It seems fairly unimaginable that a Congressman would attack a Senator on the floor of the U.S. Capitol building, leaving him injured for a period of three years. In 1856, this was the condition of the American political system. The Kansas-Nebraska Act allowed the citizens of the new territories to decide the issue of slavery. This law was meant to be a compromise between the North and South. It actually increased tensions as proponents of both sides of the argument descended upon Kansas to vote for, or against slavery. The tension led to violence throughout the territory and even tore apart the Whig political party.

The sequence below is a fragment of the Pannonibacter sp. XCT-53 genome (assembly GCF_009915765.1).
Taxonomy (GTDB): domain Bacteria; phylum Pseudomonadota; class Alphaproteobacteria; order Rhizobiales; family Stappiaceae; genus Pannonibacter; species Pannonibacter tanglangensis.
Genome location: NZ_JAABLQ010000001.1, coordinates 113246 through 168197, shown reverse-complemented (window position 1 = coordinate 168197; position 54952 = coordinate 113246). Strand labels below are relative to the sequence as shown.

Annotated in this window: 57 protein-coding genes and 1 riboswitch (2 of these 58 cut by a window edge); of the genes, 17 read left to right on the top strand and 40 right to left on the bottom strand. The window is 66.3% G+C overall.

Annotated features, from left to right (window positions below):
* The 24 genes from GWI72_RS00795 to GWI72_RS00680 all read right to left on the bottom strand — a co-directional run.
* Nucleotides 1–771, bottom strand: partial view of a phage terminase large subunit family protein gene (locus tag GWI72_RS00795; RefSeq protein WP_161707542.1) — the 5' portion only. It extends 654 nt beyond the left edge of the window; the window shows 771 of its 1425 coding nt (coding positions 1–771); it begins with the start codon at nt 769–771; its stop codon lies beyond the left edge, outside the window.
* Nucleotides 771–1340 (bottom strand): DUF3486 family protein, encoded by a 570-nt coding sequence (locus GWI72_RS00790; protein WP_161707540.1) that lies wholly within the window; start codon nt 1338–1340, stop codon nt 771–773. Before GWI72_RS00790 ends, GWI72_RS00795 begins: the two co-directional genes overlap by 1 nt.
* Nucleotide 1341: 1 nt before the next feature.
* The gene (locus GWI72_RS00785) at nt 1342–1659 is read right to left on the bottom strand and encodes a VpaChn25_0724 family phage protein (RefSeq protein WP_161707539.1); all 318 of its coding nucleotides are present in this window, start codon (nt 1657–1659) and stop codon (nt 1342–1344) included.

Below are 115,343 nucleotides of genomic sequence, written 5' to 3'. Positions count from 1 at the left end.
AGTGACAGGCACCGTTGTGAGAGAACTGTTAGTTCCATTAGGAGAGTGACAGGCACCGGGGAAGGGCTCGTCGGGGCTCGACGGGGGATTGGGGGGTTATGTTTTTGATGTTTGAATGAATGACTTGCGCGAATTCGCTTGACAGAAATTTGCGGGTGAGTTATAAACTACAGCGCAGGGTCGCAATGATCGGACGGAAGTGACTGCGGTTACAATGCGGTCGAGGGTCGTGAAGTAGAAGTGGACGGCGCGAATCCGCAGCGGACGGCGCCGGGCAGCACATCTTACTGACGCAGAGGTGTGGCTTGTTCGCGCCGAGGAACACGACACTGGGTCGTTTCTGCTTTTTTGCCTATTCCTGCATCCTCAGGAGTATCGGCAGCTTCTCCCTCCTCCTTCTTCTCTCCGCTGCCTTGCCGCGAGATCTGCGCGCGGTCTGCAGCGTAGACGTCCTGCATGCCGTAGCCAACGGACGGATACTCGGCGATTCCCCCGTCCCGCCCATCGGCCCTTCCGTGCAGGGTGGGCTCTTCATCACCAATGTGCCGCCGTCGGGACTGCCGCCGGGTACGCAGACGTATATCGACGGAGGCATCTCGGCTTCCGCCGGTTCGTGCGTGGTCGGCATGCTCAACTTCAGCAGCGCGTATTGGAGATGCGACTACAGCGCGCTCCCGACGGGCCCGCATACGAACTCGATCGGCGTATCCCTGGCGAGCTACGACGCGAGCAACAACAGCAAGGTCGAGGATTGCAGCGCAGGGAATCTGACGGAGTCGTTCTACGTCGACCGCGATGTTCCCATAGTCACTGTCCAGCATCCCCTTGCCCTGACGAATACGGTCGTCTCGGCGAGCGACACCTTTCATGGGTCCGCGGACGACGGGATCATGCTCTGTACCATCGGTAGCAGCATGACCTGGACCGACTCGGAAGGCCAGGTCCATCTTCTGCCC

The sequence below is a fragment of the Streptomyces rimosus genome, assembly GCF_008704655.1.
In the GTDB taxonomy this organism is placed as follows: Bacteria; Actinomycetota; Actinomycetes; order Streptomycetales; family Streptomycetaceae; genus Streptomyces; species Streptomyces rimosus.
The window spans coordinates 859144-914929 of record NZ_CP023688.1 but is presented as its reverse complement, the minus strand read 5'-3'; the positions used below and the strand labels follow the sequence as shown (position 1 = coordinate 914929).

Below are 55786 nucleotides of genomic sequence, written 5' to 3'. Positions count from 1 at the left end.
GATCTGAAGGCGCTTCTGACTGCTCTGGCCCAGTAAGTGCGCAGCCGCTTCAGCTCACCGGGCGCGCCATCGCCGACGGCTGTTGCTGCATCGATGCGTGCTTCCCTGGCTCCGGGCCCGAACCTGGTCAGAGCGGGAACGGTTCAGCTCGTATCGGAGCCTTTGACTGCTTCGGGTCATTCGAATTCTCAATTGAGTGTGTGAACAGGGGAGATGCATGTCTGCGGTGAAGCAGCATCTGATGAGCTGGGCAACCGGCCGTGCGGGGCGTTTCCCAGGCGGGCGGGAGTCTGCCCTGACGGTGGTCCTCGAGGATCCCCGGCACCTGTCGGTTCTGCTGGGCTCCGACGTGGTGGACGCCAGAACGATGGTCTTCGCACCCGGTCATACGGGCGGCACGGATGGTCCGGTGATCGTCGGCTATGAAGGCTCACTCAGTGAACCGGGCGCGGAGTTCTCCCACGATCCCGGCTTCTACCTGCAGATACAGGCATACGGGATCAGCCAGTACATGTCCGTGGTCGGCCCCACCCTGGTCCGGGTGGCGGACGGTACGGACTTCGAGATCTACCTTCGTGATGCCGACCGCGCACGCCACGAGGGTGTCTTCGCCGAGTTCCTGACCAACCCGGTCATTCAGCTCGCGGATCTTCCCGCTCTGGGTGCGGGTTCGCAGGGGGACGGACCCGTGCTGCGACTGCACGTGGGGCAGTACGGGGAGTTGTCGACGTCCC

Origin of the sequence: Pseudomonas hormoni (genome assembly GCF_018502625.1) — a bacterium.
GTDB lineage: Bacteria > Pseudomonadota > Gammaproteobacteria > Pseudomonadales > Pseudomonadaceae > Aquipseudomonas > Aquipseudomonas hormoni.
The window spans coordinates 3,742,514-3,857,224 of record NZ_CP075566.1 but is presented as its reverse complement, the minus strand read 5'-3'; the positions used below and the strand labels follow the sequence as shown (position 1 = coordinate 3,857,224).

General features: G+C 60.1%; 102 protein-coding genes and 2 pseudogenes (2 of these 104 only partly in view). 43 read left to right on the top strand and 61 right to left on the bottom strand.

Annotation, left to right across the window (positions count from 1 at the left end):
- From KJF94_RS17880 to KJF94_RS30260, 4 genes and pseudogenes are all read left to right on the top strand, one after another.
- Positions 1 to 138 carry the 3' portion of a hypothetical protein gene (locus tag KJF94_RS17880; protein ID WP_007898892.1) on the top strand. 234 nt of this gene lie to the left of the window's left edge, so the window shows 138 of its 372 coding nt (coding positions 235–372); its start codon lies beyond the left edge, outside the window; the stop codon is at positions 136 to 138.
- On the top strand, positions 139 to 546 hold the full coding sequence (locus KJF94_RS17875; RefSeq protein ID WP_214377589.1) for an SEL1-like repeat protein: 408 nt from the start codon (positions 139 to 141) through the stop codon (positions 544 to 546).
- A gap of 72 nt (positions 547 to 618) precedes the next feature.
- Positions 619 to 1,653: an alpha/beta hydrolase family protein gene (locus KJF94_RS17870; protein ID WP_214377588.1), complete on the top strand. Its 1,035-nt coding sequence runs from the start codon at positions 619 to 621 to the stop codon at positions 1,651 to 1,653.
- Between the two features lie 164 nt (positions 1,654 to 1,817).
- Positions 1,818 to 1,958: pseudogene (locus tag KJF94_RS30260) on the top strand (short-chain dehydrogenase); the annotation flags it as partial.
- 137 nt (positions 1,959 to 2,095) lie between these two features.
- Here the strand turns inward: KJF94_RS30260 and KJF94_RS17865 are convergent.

In May of 1856, the tension of the slavery issue reached the Capitol building. Massachusettes Senator Charles Sumner had delivered an incendiary abolitionist speech to Congress two days earlier and southerners were looking for some retribution. On May 22nd, South Carolina representative Preston Brooks brutally beat Sumner with a walking cane. Sumner was knocked unconscious by the attack and it took him three years to recover and return to his job.
The attack further heightened tensions that already existed between the North and South. In the South, Brooks was lauded as a hero, but to Northerners, it demonstrated the violent and degrading behavior of the Southern mentality.